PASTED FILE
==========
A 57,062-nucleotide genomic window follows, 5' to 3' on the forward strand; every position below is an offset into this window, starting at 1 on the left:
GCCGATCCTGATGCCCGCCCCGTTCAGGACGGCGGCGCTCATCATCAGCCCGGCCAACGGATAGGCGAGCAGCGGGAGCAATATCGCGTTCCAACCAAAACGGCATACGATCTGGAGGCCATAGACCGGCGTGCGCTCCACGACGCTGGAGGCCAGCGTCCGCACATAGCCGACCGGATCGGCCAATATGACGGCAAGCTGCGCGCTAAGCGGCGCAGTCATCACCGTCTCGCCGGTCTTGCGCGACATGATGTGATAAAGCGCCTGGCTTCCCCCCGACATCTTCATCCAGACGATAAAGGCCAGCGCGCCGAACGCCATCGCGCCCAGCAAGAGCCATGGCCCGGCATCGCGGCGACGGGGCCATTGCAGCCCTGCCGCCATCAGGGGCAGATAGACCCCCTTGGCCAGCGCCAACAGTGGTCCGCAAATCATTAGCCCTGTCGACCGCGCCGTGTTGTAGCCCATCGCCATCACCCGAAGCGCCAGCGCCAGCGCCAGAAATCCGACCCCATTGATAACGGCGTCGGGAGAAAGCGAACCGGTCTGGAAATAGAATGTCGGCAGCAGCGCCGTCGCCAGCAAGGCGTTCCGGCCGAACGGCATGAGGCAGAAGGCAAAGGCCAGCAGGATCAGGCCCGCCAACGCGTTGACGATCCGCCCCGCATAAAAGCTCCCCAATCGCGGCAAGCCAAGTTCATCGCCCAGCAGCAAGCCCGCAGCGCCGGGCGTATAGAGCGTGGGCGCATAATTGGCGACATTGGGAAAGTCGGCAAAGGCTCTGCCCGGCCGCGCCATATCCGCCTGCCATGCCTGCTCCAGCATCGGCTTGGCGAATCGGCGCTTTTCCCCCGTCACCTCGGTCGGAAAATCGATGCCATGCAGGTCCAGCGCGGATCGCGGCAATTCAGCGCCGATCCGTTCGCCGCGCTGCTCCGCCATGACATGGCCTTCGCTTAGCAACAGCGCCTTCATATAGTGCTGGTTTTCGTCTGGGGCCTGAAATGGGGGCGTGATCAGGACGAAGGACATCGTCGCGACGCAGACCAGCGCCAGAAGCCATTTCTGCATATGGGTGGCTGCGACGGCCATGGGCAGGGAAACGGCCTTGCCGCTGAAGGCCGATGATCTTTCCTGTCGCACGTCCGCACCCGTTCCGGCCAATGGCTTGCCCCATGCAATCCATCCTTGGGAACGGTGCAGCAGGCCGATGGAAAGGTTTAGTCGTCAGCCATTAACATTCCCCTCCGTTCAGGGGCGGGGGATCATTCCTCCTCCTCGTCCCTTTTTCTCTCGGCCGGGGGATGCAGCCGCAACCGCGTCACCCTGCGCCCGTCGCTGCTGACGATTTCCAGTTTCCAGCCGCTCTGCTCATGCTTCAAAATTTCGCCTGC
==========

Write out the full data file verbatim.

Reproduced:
A 57,062-nucleotide genomic window follows, 5' to 3' on the forward strand; every position below is an offset into this window, starting at 1 on the left:
GCCGATCCTGATGCCCGCCCCGTTCAGGACGGCGGCGCTCATCATCAGCCCGGCCAACGGATAGGCGAGCAGCGGGAGCAATATCGCGTTCCAACCAAAACGGCATACGATCTGGAGGCCATAGACCGGCGTGCGCTCCACGACGCTGGAGGCCAGCGTCCGCACATAGCCGACCGGATCGGCCAATATGACGGCAAGCTGCGCGCTAAGCGGCGCAGTCATCACCGTCTCGCCGGTCTTGCGCGACATGATGTGATAAAGCGCCTGGCTTCCCCCCGACATCTTCATCCAGACGATAAAGGCCAGCGCGCCGAACGCCATCGCGCCCAGCAAGAGCCATGGCCCGGCATCGCGGCGACGGGGCCATTGCAGCCCTGCCGCCATCAGGGGCAGATAGACCCCCTTGGCCAGCGCCAACAGTGGTCCGCAAATCATTAGCCCTGTCGACCGCGCCGTGTTGTAGCCCATCGCCATCACCCGAAGCGCCAGCGCCAGCGCCAGAAATCCGACCCCATTGATAACGGCGTCGGGAGAAAGCGAACCGGTCTGGAAATAGAATGTCGGCAGCAGCGCCGTCGCCAGCAAGGCGTTCCGGCCGAACGGCATGAGGCAGAAGGCAAAGGCCAGCAGGATCAGGCCCGCCAACGCGTTGACGATCCGCCCCGCATAAAAGCTCCCCAATCGCGGCAAGCCAAGTTCATCGCCCAGCAGCAAGCCCGCAGCGCCGGGCGTATAGAGCGTGGGCGCATAATTGGCGACATTGGGAAAGTCGGCAAAGGCTCTGCCCGGCCGCGCCATATCCGCCTGCCATGCCTGCTCCAGCATCGGCTTGGCGAATCGGCGCTTTTCCCCCGTCACCTCGGTCGGAAAATCGATGCCATGCAGGTCCAGCGCGGATCGCGGCAATTCAGCGCCGATCCGTTCGCCGCGCTGCTCCGCCATGACATGGCCTTCGCTTAGCAACAGCGCCTTCATATAGTGCTGGTTTTCGTCTGGGGCCTGAAATGGGGGCGTGATCAGGACGAAGGACATCGTCGCGACGCAGACCAGCGCCAGAAGCCATTTCTGCATATGGGTGGCTGCGACGGCCATGGGCAGGGAAACGGCCTTGCCGCTGAAGGCCGATGATCTTTCCTGTCGCACGTCCGCACCCGTTCCGGCCAATGGCTTGCCCCATGCAATCCATCCTTGGGAACGGTGCAGCAGGCCGATGGAAAGGTTTAGTCGTCAGCCATTAACATTCCCCTCCGTTCAGGGGCGGGGGATCATTCCTCCTCCTCGTCCCTTTTTCTCTCGGCCGGGGGATGCAGCCGCAACCGCGTCACCCTGCGCCCGTCGCTGCTGACGATTTCCAGTTTCCAGCCGCTCTGCTCATGCTTCAAAATTTCGCCTGC